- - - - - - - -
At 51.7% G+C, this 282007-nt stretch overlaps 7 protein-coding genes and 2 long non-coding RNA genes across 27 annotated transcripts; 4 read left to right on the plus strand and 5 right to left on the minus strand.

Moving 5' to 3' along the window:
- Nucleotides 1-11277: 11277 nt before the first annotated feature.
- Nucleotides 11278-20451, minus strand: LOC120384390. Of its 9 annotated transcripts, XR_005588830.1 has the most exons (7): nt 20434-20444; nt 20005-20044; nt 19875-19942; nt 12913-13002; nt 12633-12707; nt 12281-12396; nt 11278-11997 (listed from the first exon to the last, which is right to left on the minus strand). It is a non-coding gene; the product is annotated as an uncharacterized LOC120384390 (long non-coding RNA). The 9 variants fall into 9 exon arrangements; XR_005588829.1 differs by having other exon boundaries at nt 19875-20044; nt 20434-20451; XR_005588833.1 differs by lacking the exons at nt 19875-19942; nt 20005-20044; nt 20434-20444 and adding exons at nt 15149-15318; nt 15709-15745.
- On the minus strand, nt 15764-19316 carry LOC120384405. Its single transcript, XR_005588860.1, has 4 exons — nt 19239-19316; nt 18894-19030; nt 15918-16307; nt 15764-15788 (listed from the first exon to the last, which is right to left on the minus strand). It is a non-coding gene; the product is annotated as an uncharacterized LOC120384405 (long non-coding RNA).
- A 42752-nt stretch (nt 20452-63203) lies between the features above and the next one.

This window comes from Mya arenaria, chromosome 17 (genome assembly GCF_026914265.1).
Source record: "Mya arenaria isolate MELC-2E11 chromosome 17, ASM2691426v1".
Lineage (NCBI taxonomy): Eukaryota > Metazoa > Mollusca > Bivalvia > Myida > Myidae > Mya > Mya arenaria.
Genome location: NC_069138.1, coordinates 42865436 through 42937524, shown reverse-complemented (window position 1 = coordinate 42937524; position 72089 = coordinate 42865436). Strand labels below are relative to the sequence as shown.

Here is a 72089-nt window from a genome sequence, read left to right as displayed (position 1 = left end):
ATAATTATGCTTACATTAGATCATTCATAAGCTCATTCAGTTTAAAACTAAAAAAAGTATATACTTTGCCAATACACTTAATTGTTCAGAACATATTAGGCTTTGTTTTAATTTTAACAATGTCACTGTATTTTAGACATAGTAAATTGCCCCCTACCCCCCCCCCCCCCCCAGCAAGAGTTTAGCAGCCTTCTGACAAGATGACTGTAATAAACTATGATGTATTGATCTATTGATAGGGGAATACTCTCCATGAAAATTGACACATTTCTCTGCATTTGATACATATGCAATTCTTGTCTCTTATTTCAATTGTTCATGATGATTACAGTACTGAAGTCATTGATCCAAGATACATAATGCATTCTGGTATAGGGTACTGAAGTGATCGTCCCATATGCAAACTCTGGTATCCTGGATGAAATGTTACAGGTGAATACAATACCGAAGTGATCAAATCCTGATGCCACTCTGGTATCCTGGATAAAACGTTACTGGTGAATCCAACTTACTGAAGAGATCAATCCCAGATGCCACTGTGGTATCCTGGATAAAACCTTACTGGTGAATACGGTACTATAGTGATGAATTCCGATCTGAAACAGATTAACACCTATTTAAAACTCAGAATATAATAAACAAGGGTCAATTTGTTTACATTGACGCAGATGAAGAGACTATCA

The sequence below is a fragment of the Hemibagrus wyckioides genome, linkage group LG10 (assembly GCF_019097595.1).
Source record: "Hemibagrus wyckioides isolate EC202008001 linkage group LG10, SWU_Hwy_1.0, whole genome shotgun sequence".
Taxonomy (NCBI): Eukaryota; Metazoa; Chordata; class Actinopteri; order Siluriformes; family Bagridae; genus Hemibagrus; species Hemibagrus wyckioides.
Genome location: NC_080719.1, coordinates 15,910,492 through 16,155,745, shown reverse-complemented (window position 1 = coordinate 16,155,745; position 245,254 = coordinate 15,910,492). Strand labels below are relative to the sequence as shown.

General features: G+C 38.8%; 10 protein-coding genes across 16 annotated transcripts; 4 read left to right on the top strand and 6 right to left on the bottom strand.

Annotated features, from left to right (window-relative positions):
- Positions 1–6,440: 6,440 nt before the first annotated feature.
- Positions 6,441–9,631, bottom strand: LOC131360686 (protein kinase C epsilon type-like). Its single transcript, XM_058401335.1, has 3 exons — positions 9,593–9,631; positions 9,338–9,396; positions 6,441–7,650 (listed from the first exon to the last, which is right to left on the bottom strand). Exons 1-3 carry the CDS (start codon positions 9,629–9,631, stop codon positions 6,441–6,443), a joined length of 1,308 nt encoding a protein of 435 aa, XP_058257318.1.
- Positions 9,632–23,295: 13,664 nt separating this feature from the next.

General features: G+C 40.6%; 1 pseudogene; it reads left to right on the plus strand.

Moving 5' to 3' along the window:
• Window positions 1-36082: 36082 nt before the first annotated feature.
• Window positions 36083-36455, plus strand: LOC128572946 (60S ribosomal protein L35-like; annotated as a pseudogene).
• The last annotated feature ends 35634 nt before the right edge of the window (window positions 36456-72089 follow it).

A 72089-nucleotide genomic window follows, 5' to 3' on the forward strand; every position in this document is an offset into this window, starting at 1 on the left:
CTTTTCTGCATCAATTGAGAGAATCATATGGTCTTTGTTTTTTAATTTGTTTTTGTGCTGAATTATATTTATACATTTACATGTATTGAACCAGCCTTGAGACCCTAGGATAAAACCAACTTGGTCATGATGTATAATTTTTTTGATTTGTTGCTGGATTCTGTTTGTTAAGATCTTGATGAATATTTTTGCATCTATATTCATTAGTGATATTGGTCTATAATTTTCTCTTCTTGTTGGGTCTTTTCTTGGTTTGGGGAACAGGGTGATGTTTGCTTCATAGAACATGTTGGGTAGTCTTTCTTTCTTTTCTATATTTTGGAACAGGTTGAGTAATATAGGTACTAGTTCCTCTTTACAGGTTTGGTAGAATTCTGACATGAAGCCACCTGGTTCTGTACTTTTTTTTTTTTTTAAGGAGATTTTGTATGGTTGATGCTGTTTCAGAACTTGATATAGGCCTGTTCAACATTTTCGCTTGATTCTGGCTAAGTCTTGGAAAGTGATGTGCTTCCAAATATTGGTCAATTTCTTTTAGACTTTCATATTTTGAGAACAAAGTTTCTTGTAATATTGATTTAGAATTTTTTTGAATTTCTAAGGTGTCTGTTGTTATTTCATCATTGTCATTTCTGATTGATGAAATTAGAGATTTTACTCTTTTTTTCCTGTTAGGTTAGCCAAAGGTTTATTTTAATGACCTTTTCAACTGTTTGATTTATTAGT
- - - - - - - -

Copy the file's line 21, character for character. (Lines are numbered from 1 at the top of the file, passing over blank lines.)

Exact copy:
- Positions 9,632–23,295: 13,664 nt separating this feature from the next.